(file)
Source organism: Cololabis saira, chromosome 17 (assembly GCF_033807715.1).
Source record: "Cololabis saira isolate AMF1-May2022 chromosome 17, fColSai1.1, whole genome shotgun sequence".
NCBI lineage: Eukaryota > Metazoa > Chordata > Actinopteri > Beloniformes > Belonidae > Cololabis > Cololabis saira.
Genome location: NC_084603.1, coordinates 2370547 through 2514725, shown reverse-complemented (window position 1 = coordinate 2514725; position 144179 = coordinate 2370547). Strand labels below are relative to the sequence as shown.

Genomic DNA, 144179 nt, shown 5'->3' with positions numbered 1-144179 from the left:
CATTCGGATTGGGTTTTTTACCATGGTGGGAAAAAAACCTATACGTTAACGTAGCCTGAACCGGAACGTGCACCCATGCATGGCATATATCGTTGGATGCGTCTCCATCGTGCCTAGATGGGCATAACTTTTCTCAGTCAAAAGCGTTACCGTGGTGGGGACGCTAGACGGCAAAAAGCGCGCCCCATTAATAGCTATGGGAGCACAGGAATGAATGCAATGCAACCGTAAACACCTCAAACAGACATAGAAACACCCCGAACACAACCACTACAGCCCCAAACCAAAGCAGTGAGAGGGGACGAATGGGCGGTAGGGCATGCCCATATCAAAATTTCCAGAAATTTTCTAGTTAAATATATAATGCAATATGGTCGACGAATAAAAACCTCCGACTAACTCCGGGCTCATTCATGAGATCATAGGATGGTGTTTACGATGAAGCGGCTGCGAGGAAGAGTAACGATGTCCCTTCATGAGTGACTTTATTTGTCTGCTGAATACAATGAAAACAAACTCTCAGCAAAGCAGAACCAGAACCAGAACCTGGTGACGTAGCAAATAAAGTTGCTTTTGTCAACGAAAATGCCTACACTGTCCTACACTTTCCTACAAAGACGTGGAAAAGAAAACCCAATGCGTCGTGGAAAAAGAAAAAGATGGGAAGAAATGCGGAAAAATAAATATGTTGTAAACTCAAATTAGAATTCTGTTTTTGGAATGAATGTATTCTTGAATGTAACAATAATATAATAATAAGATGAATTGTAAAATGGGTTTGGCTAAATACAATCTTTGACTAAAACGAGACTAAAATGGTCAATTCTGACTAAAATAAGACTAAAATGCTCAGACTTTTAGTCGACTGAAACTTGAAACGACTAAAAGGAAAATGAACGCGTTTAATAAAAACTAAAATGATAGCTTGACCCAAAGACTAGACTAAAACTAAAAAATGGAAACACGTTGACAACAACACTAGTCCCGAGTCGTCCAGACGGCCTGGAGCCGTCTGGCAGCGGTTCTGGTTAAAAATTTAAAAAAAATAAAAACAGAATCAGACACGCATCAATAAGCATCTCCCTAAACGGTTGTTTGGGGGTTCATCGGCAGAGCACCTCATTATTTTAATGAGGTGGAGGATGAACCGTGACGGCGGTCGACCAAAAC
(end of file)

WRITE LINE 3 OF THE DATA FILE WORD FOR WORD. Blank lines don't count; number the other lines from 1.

NCBI lineage: Eukaryota > Metazoa > Chordata > Actinopteri > Beloniformes > Belonidae > Cololabis > Cololabis saira.